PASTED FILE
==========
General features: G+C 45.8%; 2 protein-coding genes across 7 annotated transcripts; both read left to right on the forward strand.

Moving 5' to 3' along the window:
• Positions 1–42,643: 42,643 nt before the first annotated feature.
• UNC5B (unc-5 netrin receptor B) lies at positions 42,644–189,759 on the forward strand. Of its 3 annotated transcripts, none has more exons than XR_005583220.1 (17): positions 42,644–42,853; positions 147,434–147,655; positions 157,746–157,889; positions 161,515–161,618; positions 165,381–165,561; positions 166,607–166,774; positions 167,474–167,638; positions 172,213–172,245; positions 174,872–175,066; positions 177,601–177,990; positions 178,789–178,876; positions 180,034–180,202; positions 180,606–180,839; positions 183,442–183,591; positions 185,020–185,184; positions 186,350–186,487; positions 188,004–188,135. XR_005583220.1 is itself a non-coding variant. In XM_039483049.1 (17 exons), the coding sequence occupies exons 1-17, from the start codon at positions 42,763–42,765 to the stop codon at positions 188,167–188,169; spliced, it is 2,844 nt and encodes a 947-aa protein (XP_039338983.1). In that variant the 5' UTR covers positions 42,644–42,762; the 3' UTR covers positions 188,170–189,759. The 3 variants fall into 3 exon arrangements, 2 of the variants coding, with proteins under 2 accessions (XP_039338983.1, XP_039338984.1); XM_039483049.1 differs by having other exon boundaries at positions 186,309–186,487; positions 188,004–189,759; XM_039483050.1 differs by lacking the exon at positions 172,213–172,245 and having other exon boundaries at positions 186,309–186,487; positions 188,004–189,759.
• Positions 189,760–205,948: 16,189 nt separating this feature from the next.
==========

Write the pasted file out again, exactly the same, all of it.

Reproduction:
General features: G+C 45.8%; 2 protein-coding genes across 7 annotated transcripts; both read left to right on the forward strand.

Moving 5' to 3' along the window:
• Positions 1–42,643: 42,643 nt before the first annotated feature.
• UNC5B (unc-5 netrin receptor B) lies at positions 42,644–189,759 on the forward strand. Of its 3 annotated transcripts, none has more exons than XR_005583220.1 (17): positions 42,644–42,853; positions 147,434–147,655; positions 157,746–157,889; positions 161,515–161,618; positions 165,381–165,561; positions 166,607–166,774; positions 167,474–167,638; positions 172,213–172,245; positions 174,872–175,066; positions 177,601–177,990; positions 178,789–178,876; positions 180,034–180,202; positions 180,606–180,839; positions 183,442–183,591; positions 185,020–185,184; positions 186,350–186,487; positions 188,004–188,135. XR_005583220.1 is itself a non-coding variant. In XM_039483049.1 (17 exons), the coding sequence occupies exons 1-17, from the start codon at positions 42,763–42,765 to the stop codon at positions 188,167–188,169; spliced, it is 2,844 nt and encodes a 947-aa protein (XP_039338983.1). In that variant the 5' UTR covers positions 42,644–42,762; the 3' UTR covers positions 188,170–189,759. The 3 variants fall into 3 exon arrangements, 2 of the variants coding, with proteins under 2 accessions (XP_039338983.1, XP_039338984.1); XM_039483049.1 differs by having other exon boundaries at positions 186,309–186,487; positions 188,004–189,759; XM_039483050.1 differs by lacking the exon at positions 172,213–172,245 and having other exon boundaries at positions 186,309–186,487; positions 188,004–189,759.
• Positions 189,760–205,948: 16,189 nt separating this feature from the next.